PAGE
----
David Du Bois
National Visionary

March 9, 1925 - January 28, 2005
Born in Seattle, Washington

Professor and journalist

David Du Bois, stepson of famous civil rights leader W.E.B. Du Bois, led a distinguished career as a journalist, editor, writer, and social activist. By accurately reporting on events in this country and Africa, both as a journalist and a professor, Du Bois continually sought to educate all Americans about the insidious effects of racism..

DuBois as a young man
He was born in Seattle, Washington on March 9, 1925. Raised by his maternal grandparents in African Methodist Episcopal church parsonages in Indiana, he served as a 2nd Lieutenant in the U.S. Armed Forces during World War II. He graduated from Hunter College in New York City with a bachelor’s degree in sociology and earned an M.A. in Western Hemisphere History from New York University.
Following a year’s study of Chinese at Peking University, People’s Republic of China, De Bois took up residence in Cairo, Egypt in 1960. He lectured at Cairo University on American literature; was news editor of The Egyptian Gazette; was a reporter and features editor for the Middle East News and Features Service agency; and was an announcer and program writer for Radio Cairo’s English-language transmissions to North America.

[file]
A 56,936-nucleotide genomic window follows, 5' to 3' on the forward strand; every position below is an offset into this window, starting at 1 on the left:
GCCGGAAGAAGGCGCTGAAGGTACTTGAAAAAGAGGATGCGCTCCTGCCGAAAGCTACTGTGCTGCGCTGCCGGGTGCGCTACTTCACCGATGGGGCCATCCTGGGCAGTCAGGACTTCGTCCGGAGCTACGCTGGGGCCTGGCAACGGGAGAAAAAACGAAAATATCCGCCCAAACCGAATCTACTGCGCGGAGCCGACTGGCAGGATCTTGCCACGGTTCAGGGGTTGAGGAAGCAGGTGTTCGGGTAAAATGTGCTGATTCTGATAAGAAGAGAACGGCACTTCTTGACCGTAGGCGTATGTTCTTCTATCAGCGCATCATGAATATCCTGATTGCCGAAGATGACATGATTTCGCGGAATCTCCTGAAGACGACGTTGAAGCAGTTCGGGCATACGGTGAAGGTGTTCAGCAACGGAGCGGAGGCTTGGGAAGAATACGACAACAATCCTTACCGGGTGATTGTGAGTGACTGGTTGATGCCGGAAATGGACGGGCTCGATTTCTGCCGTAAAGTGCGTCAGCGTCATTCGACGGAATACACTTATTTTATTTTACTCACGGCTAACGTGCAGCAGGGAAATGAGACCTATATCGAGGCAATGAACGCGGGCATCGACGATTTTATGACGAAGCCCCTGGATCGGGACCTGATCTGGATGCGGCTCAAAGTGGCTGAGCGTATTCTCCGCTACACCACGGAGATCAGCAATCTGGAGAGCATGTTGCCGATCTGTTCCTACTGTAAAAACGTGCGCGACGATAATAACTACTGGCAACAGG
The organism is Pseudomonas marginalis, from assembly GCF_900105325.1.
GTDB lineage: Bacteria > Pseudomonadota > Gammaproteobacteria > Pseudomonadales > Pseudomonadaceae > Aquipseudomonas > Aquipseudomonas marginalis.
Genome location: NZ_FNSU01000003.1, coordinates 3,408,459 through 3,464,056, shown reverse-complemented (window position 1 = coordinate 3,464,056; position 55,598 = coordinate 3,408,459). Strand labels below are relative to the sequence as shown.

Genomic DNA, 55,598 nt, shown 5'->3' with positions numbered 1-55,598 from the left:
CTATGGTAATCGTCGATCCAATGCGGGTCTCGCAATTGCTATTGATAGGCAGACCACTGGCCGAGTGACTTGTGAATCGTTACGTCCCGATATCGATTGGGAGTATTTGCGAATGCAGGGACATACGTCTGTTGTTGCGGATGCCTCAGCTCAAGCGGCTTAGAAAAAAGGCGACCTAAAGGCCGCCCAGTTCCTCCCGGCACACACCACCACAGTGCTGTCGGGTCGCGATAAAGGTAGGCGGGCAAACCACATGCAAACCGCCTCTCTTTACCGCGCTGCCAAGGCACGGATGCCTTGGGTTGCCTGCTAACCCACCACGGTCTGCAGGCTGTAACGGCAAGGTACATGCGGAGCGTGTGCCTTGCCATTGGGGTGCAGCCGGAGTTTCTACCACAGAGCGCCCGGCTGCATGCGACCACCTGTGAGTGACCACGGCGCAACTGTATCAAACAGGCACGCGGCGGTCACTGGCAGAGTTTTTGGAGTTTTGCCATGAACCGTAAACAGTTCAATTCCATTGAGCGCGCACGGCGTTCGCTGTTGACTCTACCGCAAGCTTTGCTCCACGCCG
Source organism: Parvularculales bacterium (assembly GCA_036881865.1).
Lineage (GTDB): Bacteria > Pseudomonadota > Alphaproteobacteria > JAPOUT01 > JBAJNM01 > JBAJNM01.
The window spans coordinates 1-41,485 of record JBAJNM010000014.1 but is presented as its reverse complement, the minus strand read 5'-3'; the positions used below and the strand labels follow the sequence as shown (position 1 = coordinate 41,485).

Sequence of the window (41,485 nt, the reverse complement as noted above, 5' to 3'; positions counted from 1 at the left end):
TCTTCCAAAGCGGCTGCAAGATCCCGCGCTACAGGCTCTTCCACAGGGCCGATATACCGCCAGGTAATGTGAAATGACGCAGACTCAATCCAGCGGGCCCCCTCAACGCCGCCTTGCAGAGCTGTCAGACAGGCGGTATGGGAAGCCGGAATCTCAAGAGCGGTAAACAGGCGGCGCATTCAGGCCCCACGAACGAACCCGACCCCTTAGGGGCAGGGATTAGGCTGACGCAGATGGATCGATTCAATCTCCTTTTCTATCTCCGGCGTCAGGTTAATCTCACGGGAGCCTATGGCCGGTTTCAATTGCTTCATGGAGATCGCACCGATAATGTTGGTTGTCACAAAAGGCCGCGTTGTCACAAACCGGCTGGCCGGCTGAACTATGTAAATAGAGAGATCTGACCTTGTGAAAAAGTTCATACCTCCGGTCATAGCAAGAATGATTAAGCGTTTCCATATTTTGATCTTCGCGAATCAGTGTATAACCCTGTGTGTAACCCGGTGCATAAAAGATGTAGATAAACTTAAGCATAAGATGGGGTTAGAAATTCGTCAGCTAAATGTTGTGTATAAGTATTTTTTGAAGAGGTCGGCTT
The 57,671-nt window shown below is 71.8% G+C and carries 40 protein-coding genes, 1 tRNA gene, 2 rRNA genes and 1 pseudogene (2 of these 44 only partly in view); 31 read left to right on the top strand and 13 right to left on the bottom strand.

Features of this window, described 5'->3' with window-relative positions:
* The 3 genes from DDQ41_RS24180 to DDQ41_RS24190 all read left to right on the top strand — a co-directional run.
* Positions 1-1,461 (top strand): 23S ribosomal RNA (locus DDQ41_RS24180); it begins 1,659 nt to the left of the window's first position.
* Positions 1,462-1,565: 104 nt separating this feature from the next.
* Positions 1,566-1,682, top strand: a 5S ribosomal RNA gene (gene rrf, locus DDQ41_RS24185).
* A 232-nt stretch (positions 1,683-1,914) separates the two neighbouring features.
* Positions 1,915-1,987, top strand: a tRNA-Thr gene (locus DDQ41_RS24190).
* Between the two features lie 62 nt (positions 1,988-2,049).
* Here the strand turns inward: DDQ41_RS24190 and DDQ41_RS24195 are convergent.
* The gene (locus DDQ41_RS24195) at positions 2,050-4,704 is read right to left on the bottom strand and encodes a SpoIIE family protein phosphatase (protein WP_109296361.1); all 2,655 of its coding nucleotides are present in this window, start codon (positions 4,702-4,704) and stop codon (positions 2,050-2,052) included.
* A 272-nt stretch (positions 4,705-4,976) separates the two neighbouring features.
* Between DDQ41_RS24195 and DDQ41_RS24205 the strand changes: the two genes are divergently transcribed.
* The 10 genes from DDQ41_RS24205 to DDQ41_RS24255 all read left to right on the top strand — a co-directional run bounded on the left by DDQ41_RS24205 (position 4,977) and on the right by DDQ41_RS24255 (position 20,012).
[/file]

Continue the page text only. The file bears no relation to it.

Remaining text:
This interview has
been archived in the
NVLP Collection of
African American
Oral Histories at the
Library of Congress
American Folklife
In 1972, Du Bois returned to the U.S. where he lectured at the School of Criminology, University of California, Berkeley. From 1973 through 1975, Du Bois was Editor-in-Chief of the Black Panther, the weekend newspaper of the Black Panther Party published in Oakland, California. He returned to Egypt in 1977, making Cairo his second home. Du Bois returned to the University of Massachusetts, at Amherst, Massachusetts where he served as a visiting professor of Journalism and African American Studies.
He was the founding President of the W.E.B. Du Bois Foundation Inc., honoring his stepfather, and member of the Management Committee of the W.E.B. Du Bois Memorial Centre for Pan-African Culture in Ghana. He was also a member of the council of the China Du Bois Study Centre in Beijing, China.

At the time of his death, Du Bois was completing his memoirs, which begin with his departure from the United States and his new life in Nasser’s Egypt. Throughout his life, he remained committed to promoting the works of his stepfather, and acting as a voice of change for people of color throughout the world.



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